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​Salmon Farms Face 'Biological' Issues

​Salmon Farms Face 'Biological' Issues

Posted by Emily on 25th Aug 2023

Several of Scotland's leading salmon farms have highlighted ongoing significant "biological" issues. This frequently pertains to challenges like sea lice or illnesses, and there's been added pressure due to notably high sea temperatures, leading to an increased presence of jellyfish.

Leroy, the Norwegian company which owns a 50% stake in Scottish Sea Farms, described the period from April to June as "tremendously challenging". They indicated that issues at their fish farms influenced the typical harvest size. Due to lice infestations, salmon farmers often find themselves compelled to harvest fish prior to them reaching their full growth potential, resulting in increased costs and reduced selling prices.

Leroy stated that its operations in Scotland resulted in costs amounting to £13.2m due to "incident-based mortality". This can signify the need to cull fish stocks if they're infected and not fit for sale. Scottish Sea Farms adjusted their projected annual production to 27,000 tonnes, a reduction from the 38,000 tonnes produced in 2022. Leroy recorded a £4.8m (65m kroner) loss for Scottish Sea Farms in the second quarter, in contrast to a £5.2m (70m kroner) profit during the same time frame the previous year. "This shift can be credited to a testing biological environment," they said, adding, "A gradual recovery is anticipated in the latter half of the year." Scottish Sea Farms refrained from additional comments, pending a market update from their other co-owner, Salmar.

Rising Temperatures

While facing these challenges, Mowi, the globe's largest salmon farmer based in Norway, displayed improved financial results. Their operational pre-tax earnings in Scotland were twice that of the second quarter of the previous year. Furthermore, their harvest increased from roughly 13,000 tonnes to 18,300 tonnes from April to June this year. Despite a remarkable 70% increase in spot prices over the past two years, the industry had to contend with rising feed costs. Mowi reported that "incident-based mortality" at its Scottish locations amounted to 2.7m euros (£2.3m). Their market update noted a "reasonably good biological performance, especially given the unprecedentedly high seawater temperatures in June". These elevated temperatures not only complicated feed storage and handling but also aggravated environmental conditions due to the surge in plankton, algae, and jellyfish.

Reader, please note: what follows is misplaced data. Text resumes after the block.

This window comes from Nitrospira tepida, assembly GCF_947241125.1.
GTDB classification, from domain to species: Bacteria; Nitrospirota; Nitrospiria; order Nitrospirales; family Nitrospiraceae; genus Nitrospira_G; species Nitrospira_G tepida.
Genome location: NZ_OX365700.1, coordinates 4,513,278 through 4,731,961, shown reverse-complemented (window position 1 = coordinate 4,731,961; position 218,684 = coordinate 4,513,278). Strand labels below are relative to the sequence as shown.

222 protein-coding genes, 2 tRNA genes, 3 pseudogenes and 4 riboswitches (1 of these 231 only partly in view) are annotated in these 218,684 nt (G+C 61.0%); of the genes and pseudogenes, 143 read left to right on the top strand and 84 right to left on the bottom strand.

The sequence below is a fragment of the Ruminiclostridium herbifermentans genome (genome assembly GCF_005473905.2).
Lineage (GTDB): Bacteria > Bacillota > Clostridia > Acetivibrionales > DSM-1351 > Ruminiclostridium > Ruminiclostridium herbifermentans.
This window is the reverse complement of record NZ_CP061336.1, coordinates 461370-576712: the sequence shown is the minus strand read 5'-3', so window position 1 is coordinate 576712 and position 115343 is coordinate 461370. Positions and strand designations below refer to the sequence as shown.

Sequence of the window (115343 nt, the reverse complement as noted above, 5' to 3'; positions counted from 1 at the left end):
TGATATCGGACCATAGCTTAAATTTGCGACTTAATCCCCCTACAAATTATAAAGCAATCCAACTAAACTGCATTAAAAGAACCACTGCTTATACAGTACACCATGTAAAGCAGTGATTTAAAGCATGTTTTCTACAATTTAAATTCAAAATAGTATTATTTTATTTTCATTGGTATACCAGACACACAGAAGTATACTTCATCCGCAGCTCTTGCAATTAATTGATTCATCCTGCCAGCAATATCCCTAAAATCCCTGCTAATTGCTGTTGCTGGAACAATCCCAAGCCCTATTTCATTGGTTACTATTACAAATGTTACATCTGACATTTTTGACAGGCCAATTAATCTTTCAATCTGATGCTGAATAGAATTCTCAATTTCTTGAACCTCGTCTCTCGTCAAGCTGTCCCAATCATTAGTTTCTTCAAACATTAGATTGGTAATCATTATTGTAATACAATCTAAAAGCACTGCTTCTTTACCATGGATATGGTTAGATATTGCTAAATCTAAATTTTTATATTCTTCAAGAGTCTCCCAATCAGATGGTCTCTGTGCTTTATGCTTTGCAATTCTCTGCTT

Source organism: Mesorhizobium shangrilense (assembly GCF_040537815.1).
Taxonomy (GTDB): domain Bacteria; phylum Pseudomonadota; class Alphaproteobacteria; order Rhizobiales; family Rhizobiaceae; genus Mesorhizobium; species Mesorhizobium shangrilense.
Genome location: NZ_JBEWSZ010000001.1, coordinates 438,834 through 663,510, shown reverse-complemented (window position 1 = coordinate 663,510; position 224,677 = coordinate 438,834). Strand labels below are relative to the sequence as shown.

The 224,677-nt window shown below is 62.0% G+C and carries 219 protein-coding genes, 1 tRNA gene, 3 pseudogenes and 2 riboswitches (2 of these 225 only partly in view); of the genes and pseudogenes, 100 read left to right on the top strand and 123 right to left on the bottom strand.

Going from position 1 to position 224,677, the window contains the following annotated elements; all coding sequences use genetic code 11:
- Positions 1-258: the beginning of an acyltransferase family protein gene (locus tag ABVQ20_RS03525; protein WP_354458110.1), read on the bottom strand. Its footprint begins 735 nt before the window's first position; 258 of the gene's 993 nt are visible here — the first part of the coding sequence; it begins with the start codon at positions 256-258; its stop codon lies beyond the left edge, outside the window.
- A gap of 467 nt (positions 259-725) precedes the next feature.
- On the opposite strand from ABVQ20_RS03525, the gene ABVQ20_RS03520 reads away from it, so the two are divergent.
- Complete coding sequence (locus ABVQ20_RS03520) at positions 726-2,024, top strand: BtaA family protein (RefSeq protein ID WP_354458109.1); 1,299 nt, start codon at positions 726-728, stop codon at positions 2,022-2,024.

'Biological Threats'

Bakkafrost, based in the Faroes and having a substantial operation in western Scotland, reported improved financial outcomes compared to the challenging conditions in 2022. They elaborated: "In Scotland, we've encountered hurdles in one farming region, though not as intense as in preceding quarters. This underscores the persistent elevated biological threats." To diminish risks to salmon in sea cages, Bakkafrost is in the process of constructing large tanks to nurture young salmon (smolts) to a more mature size prior to their transfer, more so than in previous years. One such facility is underway in Applecross, Wester Ross. CEO Regin Jacobsen remarked, "For Bakkafrost, the introduction of larger smolts in Scotland is vital to diminish biological threats and enhance biological performance. Thus, expanding hatchery capacity in Scotland is of paramount importance."

Significant Expansion

During the first half of 2023, Scottish salmon exports experienced a 9% growth, with substantial expansion evident in the Asian and American sectors. Recent statistics reveal that Scottish salmon, being the UK's prime food export, had a value of £306m from January to June. The most significant value surges were seen in the USA, China, Poland, and Taiwan. Additionally, the Netherlands, Singapore, Japanese, and Spanish markets witnessed considerable percentage growth. France remains the chief international consumer of Scottish salmon. Even though sales to France dropped by 5% in the initial half of the year, this decline was counterbalanced by a surge in global demand.